I am running into ToManyStatements Limits while creating a CSV blob for with the following code

for(SObject row: list) {
  for(String fieldName : allFields) {
    line += fieldName + ',';
  csvAsString += '\n' + line;

What I need is probably a clever regexp that replaces Salesforce SObject String format like:

CustomObject__c: {field__c=value, field__c=value,...}

to a csv value line like:


Then I could change my code like this:

for(SObject row: list) {
  csvAsString += '\n' + row.doRegExpMagic();

To create the first line of the CSV I probably need another regexp to extract the field list


from my SOQL query

SELECT field1__c,field2_c,... FROM CustomObject__c ...

All you Regexp gurus out there.. please help ;-)

  • I reckon you might be out of luck with this approach as I believe when you cast lists to strings it skips elements when the length > 10. Can you create a formula field representing a CSV row for a given record and just query that?
    – Matt Lacey
    Commented Nov 19, 2012 at 11:15
  • I don't cast a list to a string just a single record. I checked it out with a 500 field object and all fields and values are preserved. Commented Nov 19, 2012 at 11:17
  • Ah of course! Good point
    – Matt Lacey
    Commented Nov 19, 2012 at 11:18
  • You are FAST, man! Commented Nov 19, 2012 at 11:21
  • Can't you use batch job?
    – doga
    Commented Nov 19, 2012 at 11:41

5 Answers 5


Creating a CSV file blob in Apex

My recommendations:

  1. use Batch Apex, passing in the initial Lists as stateful variables using Database.Stateful, and then creating a CSV row out of each SObject during the Batch Apex execute method. In the finish method of your Batch Apex, send an email containing the generated CSV. Using Batch Apex to do the CSV row generation will avoid the Too Many Script Statements error, since Batch Apex limits are reset for each Batch Apex execute method invocation. The resultant CSV file can be stored as a String instance variable, and converted to a Blob in the finish method, then emailed to the user requesting the export.
  2. Create the blob client-side using JavaScript (no script statement limits there!), and sent to Apex using one of the following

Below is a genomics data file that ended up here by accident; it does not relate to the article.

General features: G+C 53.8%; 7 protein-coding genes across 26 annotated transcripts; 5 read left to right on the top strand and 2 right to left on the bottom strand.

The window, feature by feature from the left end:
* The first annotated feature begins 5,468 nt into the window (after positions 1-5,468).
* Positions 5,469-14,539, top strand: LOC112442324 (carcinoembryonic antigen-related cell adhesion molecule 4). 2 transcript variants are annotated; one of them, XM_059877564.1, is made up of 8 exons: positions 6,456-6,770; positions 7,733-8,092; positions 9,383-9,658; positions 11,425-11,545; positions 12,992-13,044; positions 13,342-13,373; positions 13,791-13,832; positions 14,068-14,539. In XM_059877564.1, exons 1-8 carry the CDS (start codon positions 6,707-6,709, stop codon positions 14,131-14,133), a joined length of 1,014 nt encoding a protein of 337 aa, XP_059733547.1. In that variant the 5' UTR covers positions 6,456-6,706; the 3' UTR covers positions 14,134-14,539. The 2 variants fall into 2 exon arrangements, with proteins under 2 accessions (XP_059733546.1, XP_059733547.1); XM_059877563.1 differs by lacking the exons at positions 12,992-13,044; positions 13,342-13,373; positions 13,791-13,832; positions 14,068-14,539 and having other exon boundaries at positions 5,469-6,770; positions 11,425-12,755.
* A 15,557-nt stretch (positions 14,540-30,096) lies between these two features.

• JS Remoting
    • VF ActionFunction
    • HTTP POST Request

Example of Batch Apex

Here is some sample code for the JavaScript method:

  1. To create CSV fields in JavaSCript, here's some a method that will work:

    // Escapes a String such that it can be used in a CSV cell
    // Based on Apache Commons StringEscapeUtils library
    // (see Wikipedia and RFC 4180)
    // Parameters:
    //  input - the input CSV column String, may be null
    //  Returns:
    //  the input String, enclosed in double quotes 
    //      if the value contains a comma, newline or double quote, 
    //      '' if null string input.
    //  Also, any double quote characters in the value
    // are escaped with another double quote.
    var QUOTE = '"',
        ESCAPED_QUOTE = "\"\"",
        CHARS_THAT_MUST_BE_QUOTED = [ ',' , '"' , '\n' ];
    var escapeCSVCell = function(c) {
       if ( c.indexOf( QUOTE ) > -1 ) c = c.replace(/"/g, ESCAPED_QUOTE );
             if (c.indexOf(char) > -1) {
                c = QUOTE + c + QUOTE;
                return false;
       return c;
    // Call escapeCSVCell on each CSV field

Parsing CSV files in Apex

Number One: Do not roll your own CSV Parser: use someone else's! There are a lot of complexities to parsing IETF RFC 4180 - compliant CSV files that you will uncover, one after another, if you try to do roll your own parser. Trust me, not worth it.

And guess what? You don't have to!

Marty Chang has done the Salesforce/Apex developer commmunity a huge service by writing a rock-solid, IETF RFC 4180 compliant CSV Parser FOR APEX!!!

Here is the link to download the 2 files he wrote for this purpose, CSVParser and CSVReader. I've used it before, trust me, it handles everything, even newlines embedded in your CSV fields (try writing that yourself --- NOT straightforward.)

Here's how to use it:

// (Only necessary if your CSV file starts as a string)
Blob csvBlob = Blob.valueOf(csvString);

// Convert your csv file into a list of CSV fields
List<List<String>> fieldsByLine = CSVParser.readIETFRFC4180CSVFile(csvBlob);

Yeah, it's that easy!

His solution uses some good RegEx to bypass the "too many statements" limit.